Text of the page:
In its effort to fight tolls on Interstate 90, the City of Mercer Island has spend about $125,000 to date out of a budget approved for the work of $150,000.
From Olympia to Virginia to Washington, D.C., the city has taken its fight across the country.
The work of legal counsel and lobbyists hired by the city are part of a two-pronged effort to look at both the state and federal roles in determining both the legality and the impact of tolling as a way to fund the rebuild of State Route 520.
Within those realms, the city has hired help to look at the following areas that might determine if, first, tolls are illegal, and next, if there are other sources of funds to pay for the SR-520 bridge.
First, the city is concerned that decision makers may opt for a more abbreviated approach to assessing the impact of tolling by approving the production of an environmental assessment rather than a full environmental impact statement. By law, an EIS implies that the agency in charge fully studies and documents the social, environmental and economic impact of imposing tolls.
In addition, the city has hired lobbyists to work within the state Legislature to look for other funding sources for the bridge rather than tolling.
Next, the city wants to be part of the decision about the legality of tolling a federal highway to pay for a state highway.
As a part of that effort, the city has hired legal strategists to follow lawsuits brought against tolling in Portsmouth, Va., in a similar situation.
Finally, if the state does decide to do a full EIS, the city will likely hire experts to follow the work. The Washington State Department of Transportation will be the lead agency on the report.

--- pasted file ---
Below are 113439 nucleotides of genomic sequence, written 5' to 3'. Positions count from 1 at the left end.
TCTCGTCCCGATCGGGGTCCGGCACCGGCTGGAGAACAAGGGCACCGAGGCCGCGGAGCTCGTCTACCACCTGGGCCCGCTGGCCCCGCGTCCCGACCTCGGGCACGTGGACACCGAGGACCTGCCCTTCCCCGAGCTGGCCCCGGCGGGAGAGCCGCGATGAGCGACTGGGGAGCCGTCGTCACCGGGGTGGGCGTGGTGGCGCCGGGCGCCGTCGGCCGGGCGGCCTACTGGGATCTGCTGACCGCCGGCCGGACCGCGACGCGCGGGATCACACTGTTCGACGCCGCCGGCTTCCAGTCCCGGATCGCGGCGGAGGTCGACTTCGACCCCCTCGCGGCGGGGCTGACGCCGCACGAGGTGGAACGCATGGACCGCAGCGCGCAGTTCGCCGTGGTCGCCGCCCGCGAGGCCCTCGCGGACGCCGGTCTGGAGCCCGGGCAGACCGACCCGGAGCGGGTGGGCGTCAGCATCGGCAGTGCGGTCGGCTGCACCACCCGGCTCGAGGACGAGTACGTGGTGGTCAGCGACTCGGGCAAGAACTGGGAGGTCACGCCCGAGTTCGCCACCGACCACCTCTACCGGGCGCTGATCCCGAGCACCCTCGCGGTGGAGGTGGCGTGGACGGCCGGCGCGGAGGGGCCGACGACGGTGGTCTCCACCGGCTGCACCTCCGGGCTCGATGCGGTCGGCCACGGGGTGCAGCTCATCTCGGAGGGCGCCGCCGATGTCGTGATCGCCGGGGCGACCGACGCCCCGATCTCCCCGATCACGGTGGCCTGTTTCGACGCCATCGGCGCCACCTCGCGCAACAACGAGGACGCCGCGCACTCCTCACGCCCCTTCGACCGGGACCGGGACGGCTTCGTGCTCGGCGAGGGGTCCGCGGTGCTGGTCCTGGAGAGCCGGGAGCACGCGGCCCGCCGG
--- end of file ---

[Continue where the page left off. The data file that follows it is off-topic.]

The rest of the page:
“If and when an EIS is a go,” Treat said, “we will want to monitor the work being done on the economic impact, traffic changes and other effects from tolling.”
In that case, a traffic consultant and an economic impact expert will be hired, he said. A traffic engineer will cost $25,000.
According to City Finance Director Chip Corder, additional funds for the effort may be available from savings in last year’s budget. He will ask the Council if they wish to make those funds available at the City Council meeting on Monday night after Reporter deadline.
Both Corder and Assistant City Manager Noel Treat are uncertain about the amount of money it will take to fully monitor or influence the outcome regarding tolling I-90. Yet both acknowledge that certain actions will require hiring additional expertise.
What is actually planned or spent is up to the City Council, they said.
It is difficult to say at this point how much the city might spend in its effort to fight and/or mitigate the effects of tolling I-90.
“If the city decides to litigate at both the state and federal levels, the cost could run into the hundreds of thousands of dollars,” he said.
For more, go to www.mercergov.org.